SANTIAGO, Chile — Once again President Augusto Pinochet and his civilian opponents have fought to a loud and bloody draw, this time with Pope John Paul II as their foil.
As John Paul leaves Chile today for less contentious Argentina, the bitter aftertaste of anti-government protest and violence lies in the wake of his six-day appeal for peace and national reconciliation.
Chile remains as the Pope found it: angry, wounded, and divided.
The balance of power is unaffected. Pinochet has it all, and he intends to keep it.
John Paul's sympathetic presence lent powerful tonic to a broad, splintered and leaderless opposition, but the violence that accompanied his passage implicitly reinforced Pinochet's 13-year message that Chile is the target of unflagging assault by international communism and that he is the only alternative to chaos.
Gratuitous disturbances resolutely stoked into headlines by a relative handful of leftist extremists humiliated their dictator and their country. The international image of pariah Chile, which could hardly have been worse before the papal visit, must be worse in its aftermath.
At the same time, though, the tumult undercut the interests of a frustrated civilian majority that, like the Pope, prays for a peaceful transition to democratic rule.
Most Chileans, right to left, demand Pinochet's departure by 1989 when his current term ends. Opinion polls seldom give him more than about 20% support. Even fewer welcome Pinochet's determination to seek another term and renewed power until 1997.
In Roman Catholic Chile, however, support for Pinochet rises dramatically if his passing implies legitimacy and a chance at power for the sort of zealots who stoned policemen while the Pope was consecrating the Eucharist for a half million faithful at a solemn Mass in a public park.
Caring, majestic, constructive and sadly unheeded, John Paul appealed again and again for peace and unity in a polarized nation mired in violence and division.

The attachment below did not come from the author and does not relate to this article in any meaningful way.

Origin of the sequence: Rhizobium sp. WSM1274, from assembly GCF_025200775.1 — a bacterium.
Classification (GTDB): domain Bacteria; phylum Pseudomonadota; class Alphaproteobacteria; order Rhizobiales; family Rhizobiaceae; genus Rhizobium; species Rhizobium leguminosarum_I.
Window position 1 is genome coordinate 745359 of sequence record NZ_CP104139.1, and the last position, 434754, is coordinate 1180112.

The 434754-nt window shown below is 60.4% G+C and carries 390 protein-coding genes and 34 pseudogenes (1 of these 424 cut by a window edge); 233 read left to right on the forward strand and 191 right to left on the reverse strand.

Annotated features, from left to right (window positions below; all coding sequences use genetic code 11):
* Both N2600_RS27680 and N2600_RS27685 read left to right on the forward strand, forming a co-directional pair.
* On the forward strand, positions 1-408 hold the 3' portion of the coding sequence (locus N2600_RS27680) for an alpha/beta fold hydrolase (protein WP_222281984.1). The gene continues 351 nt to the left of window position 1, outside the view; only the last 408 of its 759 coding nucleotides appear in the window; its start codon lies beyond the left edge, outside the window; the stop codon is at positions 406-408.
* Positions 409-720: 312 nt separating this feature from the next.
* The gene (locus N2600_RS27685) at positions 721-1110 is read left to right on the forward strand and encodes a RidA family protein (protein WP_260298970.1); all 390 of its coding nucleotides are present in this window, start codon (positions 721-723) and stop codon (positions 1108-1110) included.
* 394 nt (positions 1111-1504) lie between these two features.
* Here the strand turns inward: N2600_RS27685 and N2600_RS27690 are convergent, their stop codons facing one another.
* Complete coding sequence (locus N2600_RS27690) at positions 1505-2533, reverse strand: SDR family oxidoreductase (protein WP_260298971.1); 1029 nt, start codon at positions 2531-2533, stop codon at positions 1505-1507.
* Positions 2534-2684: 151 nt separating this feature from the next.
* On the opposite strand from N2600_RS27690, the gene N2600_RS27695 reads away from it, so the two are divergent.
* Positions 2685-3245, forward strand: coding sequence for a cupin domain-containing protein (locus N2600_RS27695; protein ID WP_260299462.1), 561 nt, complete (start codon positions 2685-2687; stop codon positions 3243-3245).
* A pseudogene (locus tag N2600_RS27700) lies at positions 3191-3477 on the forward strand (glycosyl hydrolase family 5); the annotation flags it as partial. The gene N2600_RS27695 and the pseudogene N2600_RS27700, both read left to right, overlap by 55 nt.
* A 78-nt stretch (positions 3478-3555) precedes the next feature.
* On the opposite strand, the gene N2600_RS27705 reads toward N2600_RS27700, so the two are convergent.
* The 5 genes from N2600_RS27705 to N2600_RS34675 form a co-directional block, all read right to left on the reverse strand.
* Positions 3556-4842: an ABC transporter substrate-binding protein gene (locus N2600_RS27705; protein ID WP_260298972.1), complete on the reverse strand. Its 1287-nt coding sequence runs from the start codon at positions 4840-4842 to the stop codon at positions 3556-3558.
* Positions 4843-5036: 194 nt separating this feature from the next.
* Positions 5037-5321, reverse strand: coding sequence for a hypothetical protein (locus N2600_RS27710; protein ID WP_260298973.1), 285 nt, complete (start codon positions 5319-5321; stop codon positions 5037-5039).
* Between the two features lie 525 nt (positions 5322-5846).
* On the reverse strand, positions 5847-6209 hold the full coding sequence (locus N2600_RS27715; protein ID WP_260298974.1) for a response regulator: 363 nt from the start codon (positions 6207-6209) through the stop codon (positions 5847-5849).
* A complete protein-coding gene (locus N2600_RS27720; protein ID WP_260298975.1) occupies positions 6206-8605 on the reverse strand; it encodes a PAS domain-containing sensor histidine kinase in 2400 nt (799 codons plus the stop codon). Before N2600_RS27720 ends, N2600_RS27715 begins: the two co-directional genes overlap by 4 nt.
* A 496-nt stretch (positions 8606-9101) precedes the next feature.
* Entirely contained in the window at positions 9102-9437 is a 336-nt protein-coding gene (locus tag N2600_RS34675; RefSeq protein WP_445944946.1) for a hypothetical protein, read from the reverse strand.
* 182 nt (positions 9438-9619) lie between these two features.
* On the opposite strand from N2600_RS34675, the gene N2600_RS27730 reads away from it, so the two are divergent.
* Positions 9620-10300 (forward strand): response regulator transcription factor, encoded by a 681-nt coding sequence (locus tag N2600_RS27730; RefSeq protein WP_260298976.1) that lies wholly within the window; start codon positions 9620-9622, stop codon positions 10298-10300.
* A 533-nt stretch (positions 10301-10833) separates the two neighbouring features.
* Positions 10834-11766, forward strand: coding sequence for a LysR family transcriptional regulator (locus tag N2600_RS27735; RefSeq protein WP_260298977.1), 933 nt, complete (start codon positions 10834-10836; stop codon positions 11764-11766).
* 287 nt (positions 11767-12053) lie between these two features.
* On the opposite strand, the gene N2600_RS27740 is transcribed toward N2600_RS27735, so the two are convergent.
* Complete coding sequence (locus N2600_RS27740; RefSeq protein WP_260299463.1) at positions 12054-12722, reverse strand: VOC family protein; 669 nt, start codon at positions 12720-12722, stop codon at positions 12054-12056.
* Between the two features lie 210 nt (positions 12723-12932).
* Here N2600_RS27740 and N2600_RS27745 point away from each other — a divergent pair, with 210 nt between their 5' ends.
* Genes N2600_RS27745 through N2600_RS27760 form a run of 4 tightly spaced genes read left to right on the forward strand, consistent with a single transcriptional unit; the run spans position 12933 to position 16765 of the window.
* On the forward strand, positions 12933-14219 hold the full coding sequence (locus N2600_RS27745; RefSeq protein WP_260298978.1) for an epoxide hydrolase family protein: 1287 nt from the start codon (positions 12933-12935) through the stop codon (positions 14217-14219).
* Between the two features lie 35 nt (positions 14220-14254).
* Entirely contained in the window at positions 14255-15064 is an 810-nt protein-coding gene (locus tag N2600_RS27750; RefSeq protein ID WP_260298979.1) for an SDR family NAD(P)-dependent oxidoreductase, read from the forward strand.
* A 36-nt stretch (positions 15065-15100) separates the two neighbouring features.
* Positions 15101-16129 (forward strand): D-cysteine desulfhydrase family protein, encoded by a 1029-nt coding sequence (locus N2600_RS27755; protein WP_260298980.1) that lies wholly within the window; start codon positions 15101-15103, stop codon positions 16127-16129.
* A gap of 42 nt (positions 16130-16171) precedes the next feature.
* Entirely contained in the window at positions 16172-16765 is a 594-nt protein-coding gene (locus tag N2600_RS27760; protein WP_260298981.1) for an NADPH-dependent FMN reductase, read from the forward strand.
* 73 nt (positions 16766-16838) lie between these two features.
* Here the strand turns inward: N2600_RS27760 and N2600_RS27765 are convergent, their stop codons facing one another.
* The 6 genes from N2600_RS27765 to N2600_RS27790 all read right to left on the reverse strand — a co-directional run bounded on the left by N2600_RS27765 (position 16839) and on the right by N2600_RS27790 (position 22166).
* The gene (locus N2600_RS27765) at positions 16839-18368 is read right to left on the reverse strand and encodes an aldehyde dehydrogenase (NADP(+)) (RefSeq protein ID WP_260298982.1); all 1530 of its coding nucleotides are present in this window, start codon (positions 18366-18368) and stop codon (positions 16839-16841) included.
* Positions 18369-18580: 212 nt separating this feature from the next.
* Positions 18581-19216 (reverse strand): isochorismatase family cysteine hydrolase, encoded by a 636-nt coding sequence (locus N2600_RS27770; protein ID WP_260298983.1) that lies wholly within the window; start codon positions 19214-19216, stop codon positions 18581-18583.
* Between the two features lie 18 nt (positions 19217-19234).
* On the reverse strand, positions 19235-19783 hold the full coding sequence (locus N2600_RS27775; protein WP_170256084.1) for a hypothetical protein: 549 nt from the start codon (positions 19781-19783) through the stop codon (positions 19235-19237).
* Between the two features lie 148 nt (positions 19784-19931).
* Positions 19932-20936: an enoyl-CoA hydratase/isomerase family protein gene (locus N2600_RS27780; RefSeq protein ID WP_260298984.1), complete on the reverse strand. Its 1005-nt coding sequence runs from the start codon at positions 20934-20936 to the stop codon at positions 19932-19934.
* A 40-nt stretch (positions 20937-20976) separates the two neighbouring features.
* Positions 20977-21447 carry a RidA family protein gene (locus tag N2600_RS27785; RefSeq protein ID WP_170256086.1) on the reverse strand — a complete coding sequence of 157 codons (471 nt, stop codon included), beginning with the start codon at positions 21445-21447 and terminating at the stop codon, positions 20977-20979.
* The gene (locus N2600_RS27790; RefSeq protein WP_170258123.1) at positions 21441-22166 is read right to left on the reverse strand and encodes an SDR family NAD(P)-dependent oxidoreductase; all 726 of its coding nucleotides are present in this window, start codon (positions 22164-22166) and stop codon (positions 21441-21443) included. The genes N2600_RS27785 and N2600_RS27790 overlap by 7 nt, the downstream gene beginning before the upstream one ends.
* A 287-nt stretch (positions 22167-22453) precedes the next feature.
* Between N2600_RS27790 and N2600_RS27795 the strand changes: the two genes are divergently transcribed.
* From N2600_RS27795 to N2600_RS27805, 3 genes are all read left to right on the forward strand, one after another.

In crossings of the line between spiritual and temporal that were as forceful as they are rare, the Pope transcended ritualistic appeals for human rights, social justice and preference for the poor majority.
Urged Free Elections
Twice, he urged free elections. Proudly, he praised a respected, ideologically conservative but socially active local church that is not only the paramount spokesman for decency in Chile but also has come to be seen by the government as its most challenging opponent. If, in the aftermath, there is any winner beyond the righteous and anguished figure of the Pope himself, it is the Chilean church.
In a sally into domestic politics termed "historic" by Vatican officials, the Pope gathered politicians from extreme right to Marxist left into one room for the first time since Chile's long democratic tradition ended with Pinochet's 1973 coup. From them he wrung a signed commitment to the peaceful search for revived democracy.
Among the 19 politicians was a senior official of the outlawed, Moscow-following Chilean Communist Party, which historically claims the allegiance of around 15% of the electorate.
The Communists, as steadfast in their own way as the church, combat Pinochet as would-be members of the overt, respectable political universe while simultaneously underwriting urban terrorism. How to deal with the Communists has long complicated the search for opposition unity in Chile. They can be neither accepted nor ignored.
Communist presence at the meeting with the Pope, certain to have infuriated Pinochet, was a tribute to papal eminence but also underlined the opposition divisiveness from which Pinochet so steadily profits.
No sooner had the meeting with the Pope ended than Communist spokesmen stressed that their promise to seek a peaceful transition did not mean that the party was renouncing violence as a legitimate tool against Pinochet.
Now in their fifth year of open, multihued and multifaceted revolt against Pinochet, civilian opponents seem no nearer than ever to forcing him from power. Their struggle has produced no cohesion, no magnetic leader, nor any common program with which to tempt Chile's professional armed forces away from their commander in chief.
Pinochet is as unbending as ever. His opponents, even with papal goading, are as disunited.
As John Paul carries his message of peace and brotherhood across the Andes Mountains into Argentina, it is easier to see what he hoped to accomplish in Chile than what he achieved.
Indeed, there is now widespread concern here that a papal visit seeking national reconciliation may instead have lit the fuse for a new round of repression, once the international spotlight is switched off a tormented Chile.